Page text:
Research has quantified this love by finding that white, evangelical, Christians, are some of the best at denying the existence of racial inequality and some of most likely to attribute any recognized inequality to lack of motivation on the part of minorities.
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More than 50 years since the Civil Rights movement first began, many of us fail to recognize that the average net worth (assets minus debts) of white Americans ($113,000) is 20 times the average net worth of blacks (about $5,600) and 18 times the average net worth of Hispanics ($6,325).
Somehow we missed the lessons about what contributed to these disparities. We fail to acknowledge that the FHA gave home loans to whites only for the first 30 years of its existence, thereby helping to create the white middle class today. We missed the lesson about the government selling 270 million acres of land for next to nothing to whites-only under the Homestead Act and how 40 million of us whites are descendants of those who acquired the land. Some of us are still living on that land, many of us are inheriting the inter-generational advantages of it.
People like me have been given extra points on college applications for being “legacy students” – an impossible classification for most students of color whose parents could not have attended college in most of the generations that preceded me [See post: Academic Admissions]. Whites like me have benefited from the inter-generational accumulation of wealth that is largely impossible for people of color whose ancestors were denied adequate wages, education and jobs. Many of us have also benefited from living in counties and towns with higher property taxes, better schools, less pollution, more hospitals and a police force who rarely profiles people of our complexion (even though, when stopped, we are more likely to have drugs on us than a person of color).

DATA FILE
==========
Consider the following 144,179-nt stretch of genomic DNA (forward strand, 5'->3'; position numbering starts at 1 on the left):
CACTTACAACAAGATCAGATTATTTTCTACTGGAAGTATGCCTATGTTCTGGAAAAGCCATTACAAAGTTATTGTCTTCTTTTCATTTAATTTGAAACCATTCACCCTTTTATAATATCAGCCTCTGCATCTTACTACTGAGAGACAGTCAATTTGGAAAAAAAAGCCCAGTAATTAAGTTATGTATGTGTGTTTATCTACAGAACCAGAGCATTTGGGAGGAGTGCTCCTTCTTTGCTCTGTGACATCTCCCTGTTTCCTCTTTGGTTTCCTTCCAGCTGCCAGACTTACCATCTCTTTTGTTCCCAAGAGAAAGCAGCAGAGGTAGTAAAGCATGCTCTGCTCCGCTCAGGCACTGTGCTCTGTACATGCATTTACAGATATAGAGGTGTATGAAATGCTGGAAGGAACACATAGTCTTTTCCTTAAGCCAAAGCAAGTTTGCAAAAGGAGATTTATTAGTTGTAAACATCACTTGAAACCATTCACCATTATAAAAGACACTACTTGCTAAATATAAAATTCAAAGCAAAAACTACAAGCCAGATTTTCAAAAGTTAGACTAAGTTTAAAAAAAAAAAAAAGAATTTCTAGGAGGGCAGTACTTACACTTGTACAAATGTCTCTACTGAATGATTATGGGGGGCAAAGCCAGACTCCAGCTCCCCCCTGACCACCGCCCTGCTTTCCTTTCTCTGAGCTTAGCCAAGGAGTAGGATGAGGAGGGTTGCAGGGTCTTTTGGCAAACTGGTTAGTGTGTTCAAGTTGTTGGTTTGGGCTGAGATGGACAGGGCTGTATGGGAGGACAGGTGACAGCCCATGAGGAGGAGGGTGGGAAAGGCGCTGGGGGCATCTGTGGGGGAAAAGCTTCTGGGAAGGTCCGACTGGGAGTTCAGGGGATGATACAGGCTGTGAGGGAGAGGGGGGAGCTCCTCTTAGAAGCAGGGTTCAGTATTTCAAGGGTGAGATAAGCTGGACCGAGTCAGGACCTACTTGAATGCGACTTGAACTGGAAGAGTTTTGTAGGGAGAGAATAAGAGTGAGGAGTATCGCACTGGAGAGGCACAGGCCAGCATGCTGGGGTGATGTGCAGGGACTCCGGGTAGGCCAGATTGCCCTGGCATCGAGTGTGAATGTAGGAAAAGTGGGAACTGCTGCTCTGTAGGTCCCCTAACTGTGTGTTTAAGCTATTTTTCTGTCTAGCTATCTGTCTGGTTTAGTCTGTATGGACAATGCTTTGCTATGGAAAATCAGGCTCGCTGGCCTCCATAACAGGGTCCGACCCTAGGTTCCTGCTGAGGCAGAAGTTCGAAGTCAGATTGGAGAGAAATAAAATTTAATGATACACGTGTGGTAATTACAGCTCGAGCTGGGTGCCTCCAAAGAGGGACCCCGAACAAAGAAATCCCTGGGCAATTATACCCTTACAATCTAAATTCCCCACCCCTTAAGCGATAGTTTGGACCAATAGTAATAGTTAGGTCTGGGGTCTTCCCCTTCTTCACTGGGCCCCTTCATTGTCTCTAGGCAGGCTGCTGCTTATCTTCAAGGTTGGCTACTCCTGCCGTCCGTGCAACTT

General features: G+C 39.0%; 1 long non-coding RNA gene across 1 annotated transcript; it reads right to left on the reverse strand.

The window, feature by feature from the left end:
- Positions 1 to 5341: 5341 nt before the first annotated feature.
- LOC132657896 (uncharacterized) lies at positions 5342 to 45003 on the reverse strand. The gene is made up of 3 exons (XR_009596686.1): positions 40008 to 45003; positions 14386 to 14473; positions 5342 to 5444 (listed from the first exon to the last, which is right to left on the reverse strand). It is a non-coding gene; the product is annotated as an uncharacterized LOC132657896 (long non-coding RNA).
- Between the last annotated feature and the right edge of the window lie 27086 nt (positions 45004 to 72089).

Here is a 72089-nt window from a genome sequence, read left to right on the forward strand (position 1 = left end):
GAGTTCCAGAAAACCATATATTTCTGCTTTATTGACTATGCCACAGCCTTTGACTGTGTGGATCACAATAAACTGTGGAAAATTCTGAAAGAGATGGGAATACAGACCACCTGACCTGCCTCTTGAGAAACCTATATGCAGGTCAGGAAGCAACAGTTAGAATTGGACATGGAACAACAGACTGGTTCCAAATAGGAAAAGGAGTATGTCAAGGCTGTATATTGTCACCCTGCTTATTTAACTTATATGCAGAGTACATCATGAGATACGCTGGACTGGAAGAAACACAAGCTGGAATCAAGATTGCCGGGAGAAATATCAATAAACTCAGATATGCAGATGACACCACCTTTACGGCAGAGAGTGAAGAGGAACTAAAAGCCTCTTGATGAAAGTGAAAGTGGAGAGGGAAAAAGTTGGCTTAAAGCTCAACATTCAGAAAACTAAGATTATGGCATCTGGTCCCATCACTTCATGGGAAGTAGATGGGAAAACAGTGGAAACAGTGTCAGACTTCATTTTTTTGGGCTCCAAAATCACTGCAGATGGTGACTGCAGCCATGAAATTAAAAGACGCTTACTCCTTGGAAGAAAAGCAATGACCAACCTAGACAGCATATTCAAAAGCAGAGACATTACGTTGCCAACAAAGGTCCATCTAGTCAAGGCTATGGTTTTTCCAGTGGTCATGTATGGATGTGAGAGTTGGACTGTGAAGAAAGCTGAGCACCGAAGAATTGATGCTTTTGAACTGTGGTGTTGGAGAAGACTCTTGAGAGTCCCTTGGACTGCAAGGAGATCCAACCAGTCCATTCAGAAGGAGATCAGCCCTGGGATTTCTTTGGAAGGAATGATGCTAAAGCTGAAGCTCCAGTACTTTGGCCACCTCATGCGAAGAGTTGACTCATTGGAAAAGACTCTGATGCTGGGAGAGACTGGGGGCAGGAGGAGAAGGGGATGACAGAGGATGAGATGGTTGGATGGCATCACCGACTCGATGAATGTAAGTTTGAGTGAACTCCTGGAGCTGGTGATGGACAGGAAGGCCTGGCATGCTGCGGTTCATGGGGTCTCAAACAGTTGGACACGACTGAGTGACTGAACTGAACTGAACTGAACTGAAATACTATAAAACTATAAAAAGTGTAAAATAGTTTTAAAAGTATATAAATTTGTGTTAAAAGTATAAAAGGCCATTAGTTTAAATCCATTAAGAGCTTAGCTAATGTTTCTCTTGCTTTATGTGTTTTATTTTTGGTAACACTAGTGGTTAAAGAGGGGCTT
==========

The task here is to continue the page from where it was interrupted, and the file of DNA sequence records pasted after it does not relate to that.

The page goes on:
2004 study found that when applicants applied to the same job with identical credentials, applicants with the white sounding names received 50% more callbacks than applicants with 'black sounding names.' Stopping merely at recognizing our inherited advantage denies the reality that the people in the most impoverished African American neighborhoods have to travel longer distances to reach the nearest supermarket than people in the most impoverished white neighborhoods – thereby limiting their access to nutritious foods like fresh fruits and vegetables.
Failing to recognize these inequalities and discuss them openly, denies the reality that this discrimination is literally killing us. It denies the pervasiveness of institutional racism and the continuation of discrimination. It accepts the advantages given to us as whites with a morbid silence that stands with the status quo and a system of oppression that, as Christians, we have a responsibility to stand against. It is a responsibility we have, not because we are all personally responsible for the creation of that system, but because Christ has called us to work toward redemptive justice in a world that is far too often opposed to it.